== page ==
| Transformations and conversions
This sample window shows the addition of two channels, with the result stored in a new channel. The multiply/divide option is set to 1 (meaning that no action is taken on the result of the addition operation). If you set this number to something other than 1.0 and click either of the multiply or divide buttons, the result of the 'main' operation will be adjusted accordingly.
Two buttons at left toggle between transformations and unit conversions. The operations for transformations are selected from the smaller (right-most) of the two pop-up menus shown at near right. Note that the last five transformations (addition, subtraction, multiplication, and division with different channels, and Q10 correction from a temperature channel) are only available if the file contains more than one channel.
Alternately, you can use a range of unit conversions from the pop-up menu shown at near right. These pertain to commonly-used units of energy, flow rate, pressure, mass, speed, temperature, water vapor pressure, gas volume, and so forth. Conversion into mass-specific units is also available. The 'STP converter' option does not affect the channel data, but allows you to calculate an appropriate correction for temperature and pressure effects on gas volume (useful in respirometry).
For most of these operations, the conversion factors (i.e., the numerical coefficients in the conversion equations) can be edited as desired prior to calculations. For example, you may wish to adjust the conversion factor for the heat of vaporization of water (which is set for a default evaporative surface temperature of 37 °C) to a value accurate at some other temperature.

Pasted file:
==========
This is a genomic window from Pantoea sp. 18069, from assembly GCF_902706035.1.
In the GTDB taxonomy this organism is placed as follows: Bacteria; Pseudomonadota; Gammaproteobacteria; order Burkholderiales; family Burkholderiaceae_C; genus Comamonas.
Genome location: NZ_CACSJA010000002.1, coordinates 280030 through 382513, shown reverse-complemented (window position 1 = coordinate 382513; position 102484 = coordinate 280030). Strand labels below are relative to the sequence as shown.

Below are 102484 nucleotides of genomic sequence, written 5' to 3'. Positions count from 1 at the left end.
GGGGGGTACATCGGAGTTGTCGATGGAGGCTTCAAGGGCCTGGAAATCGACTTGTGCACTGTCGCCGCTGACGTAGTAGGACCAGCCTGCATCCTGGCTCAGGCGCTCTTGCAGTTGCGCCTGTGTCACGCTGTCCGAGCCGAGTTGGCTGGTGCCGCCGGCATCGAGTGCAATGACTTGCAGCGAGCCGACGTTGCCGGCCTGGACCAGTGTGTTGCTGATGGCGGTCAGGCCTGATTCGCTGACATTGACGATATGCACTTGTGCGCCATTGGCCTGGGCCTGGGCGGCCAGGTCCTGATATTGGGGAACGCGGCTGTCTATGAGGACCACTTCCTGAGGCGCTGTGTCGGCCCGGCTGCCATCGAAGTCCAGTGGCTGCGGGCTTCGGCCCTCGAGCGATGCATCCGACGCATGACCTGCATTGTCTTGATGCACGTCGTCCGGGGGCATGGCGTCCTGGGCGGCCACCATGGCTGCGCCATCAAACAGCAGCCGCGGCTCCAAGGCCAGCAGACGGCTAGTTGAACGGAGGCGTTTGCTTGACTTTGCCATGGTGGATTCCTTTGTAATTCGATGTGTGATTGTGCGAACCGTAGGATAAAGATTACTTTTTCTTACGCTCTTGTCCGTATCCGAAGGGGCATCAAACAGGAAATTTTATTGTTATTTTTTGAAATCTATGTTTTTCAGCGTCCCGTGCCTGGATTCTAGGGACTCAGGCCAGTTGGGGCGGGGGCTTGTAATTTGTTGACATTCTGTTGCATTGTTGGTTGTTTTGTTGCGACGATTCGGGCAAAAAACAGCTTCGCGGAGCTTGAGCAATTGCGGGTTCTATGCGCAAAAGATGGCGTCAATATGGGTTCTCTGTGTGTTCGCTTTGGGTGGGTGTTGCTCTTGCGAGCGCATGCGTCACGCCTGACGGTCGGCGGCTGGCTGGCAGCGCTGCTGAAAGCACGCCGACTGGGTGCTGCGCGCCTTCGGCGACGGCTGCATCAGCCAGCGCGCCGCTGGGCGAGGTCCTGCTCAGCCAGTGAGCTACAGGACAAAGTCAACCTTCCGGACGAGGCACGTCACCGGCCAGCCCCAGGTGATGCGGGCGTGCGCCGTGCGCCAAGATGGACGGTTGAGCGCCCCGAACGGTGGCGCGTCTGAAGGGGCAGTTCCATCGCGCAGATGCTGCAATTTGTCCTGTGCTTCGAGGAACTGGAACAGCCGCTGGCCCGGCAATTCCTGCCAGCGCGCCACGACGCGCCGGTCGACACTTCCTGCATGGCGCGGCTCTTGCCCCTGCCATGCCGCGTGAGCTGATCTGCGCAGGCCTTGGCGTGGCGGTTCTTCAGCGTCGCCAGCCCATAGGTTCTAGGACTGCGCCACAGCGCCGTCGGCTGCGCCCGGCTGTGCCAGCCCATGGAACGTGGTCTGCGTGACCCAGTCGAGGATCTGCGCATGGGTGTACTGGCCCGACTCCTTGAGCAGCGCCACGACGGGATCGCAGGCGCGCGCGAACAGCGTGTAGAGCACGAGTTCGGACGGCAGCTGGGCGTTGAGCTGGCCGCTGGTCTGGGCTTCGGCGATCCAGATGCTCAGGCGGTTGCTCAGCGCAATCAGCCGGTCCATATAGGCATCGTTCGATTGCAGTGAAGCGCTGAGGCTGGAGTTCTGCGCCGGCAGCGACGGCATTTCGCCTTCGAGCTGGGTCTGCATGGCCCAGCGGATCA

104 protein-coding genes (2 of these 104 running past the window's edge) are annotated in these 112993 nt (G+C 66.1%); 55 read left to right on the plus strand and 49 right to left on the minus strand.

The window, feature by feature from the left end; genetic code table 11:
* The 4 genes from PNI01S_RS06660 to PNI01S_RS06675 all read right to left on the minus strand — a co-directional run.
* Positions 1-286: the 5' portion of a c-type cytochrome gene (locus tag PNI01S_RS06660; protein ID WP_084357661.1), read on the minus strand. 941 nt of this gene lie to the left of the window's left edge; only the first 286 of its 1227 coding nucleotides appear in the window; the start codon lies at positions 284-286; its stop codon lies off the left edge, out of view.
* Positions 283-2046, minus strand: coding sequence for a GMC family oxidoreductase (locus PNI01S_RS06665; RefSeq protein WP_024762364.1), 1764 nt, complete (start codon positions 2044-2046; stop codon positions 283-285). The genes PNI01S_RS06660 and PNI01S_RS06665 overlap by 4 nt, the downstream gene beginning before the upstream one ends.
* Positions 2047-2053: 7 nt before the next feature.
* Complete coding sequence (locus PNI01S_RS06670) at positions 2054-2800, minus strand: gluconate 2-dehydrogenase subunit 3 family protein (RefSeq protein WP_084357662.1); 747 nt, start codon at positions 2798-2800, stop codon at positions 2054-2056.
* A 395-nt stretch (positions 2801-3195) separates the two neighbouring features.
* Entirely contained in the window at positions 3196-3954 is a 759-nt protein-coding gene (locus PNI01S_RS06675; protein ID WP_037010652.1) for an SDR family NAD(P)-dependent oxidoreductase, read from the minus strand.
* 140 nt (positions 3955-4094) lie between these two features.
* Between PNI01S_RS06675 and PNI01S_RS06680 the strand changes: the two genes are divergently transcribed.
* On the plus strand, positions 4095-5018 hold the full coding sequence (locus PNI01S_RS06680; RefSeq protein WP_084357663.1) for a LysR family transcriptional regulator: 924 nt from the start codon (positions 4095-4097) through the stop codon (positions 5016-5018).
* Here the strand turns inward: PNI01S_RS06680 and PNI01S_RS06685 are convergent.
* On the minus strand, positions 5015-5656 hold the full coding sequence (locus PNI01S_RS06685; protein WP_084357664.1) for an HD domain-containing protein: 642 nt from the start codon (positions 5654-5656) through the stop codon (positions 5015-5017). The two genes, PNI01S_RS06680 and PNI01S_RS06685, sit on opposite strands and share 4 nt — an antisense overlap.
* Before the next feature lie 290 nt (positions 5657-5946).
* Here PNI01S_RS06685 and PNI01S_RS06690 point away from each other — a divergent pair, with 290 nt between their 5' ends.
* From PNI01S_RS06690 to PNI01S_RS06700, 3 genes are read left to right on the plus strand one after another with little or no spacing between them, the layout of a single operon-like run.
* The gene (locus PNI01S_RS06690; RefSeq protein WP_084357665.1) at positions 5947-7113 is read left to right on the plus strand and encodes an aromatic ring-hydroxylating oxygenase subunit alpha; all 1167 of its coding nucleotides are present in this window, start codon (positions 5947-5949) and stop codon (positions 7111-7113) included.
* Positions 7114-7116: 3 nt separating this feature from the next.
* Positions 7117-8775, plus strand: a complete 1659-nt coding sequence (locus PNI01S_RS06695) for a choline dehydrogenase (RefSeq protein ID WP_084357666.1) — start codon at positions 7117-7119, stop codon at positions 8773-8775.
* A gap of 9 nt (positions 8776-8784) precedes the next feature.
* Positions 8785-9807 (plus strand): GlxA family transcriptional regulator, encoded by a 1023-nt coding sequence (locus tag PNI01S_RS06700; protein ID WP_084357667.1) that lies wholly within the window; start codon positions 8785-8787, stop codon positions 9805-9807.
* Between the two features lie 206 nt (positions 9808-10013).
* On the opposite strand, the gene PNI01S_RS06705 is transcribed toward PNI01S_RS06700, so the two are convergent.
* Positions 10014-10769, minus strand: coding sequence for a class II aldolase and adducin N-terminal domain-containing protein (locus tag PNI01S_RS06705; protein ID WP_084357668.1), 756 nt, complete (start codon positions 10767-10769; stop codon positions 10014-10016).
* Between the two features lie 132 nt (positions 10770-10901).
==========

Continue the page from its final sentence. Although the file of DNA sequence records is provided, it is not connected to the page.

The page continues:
Many of the conversions will attempt to adjust the channel label as appropriate. For example, if you have chosen to convert a channel to mass-specific units, the program will append a "/g" or "/Kg" to the end of the current label. Similarly, if you are converting a channel with units of watts to units of KJ/day, the program will search the label for the word "watts" and replace it with "KJ/day". Keep in mind that automatic label modification is not always successful (depending on the format of your channel labels), so be sure to check.
Note that the transformations routines do not make any attempt to adjust labels to reflect changes. You should be diligent in correcting the file labels appropriately in order to avoid confusion later on.
During mathematically complex operations that are time-consuming (such as calculating logs or computing vapor pressure from temperature), a progress bar appears. This isn't shown for faster operations, since drawing the progress bar often is slower than the computations themselves!back to top
Some special considerations for transformations and conversions:
The response correction option is similar to the 'effective volume' computation used for gas exchange. It compensates for capacitance-like characteristics that slow response times and obscure rapid changes in measured variables, using the "Z-transformation". The algorithm compares successive values and corrects them according to the following equation:
corrected value = [(value-last value)/Z factor] + last value
Typical Z factors are between 0.1 and 1.0 (other values are accepted). It is reasonable to determine the correct value by trial-and-error, if you have a recording that contains a known step change (or near-instantaneous change). Apply different Z factors until the results approximate a step change.